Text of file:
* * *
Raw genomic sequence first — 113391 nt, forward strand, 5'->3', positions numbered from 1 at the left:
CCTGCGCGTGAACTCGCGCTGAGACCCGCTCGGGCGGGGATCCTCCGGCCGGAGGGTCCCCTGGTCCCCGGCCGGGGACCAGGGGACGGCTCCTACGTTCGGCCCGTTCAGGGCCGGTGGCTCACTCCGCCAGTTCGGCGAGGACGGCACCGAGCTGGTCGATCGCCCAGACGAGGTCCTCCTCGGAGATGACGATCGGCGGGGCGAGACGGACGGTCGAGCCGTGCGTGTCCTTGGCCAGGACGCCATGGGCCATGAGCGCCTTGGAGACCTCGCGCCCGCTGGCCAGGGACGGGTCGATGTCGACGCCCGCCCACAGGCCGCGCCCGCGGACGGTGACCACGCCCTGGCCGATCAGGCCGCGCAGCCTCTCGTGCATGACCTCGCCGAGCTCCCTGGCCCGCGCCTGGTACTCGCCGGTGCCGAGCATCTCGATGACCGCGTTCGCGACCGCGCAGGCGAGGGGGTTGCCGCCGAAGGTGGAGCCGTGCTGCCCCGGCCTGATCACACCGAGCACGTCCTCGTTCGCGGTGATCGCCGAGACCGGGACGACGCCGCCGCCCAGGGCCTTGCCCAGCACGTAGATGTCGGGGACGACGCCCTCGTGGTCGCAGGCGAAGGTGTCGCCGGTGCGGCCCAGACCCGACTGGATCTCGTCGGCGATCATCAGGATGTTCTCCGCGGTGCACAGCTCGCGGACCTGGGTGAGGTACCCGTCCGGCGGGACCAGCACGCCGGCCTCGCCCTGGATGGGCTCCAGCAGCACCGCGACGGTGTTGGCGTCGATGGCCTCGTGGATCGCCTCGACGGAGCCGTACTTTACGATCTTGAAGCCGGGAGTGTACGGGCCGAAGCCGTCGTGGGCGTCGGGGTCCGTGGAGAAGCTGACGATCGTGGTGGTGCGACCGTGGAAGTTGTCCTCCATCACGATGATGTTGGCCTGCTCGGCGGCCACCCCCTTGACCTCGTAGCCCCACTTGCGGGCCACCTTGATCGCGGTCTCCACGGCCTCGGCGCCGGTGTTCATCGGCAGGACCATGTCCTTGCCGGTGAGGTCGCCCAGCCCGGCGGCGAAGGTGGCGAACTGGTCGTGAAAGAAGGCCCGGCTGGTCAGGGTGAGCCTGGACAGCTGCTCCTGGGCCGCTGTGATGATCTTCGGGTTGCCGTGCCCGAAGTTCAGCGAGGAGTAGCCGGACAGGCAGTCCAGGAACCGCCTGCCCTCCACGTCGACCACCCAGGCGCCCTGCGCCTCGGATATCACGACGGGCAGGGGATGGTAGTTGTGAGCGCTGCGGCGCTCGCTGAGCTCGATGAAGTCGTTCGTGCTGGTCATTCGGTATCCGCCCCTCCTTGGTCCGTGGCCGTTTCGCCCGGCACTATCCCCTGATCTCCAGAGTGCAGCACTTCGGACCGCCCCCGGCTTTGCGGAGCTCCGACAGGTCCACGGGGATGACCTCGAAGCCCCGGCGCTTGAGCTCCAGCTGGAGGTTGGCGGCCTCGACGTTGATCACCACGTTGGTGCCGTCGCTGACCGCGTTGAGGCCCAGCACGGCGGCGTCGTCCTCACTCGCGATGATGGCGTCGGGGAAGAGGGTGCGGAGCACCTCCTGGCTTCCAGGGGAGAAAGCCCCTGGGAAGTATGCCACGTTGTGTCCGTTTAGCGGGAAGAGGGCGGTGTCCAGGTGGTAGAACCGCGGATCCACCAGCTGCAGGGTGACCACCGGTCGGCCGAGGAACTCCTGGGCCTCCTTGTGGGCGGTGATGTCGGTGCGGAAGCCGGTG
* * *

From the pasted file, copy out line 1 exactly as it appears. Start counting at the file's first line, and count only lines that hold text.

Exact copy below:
Raw genomic sequence first — 113391 nt, forward strand, 5'->3', positions numbered from 1 at the left: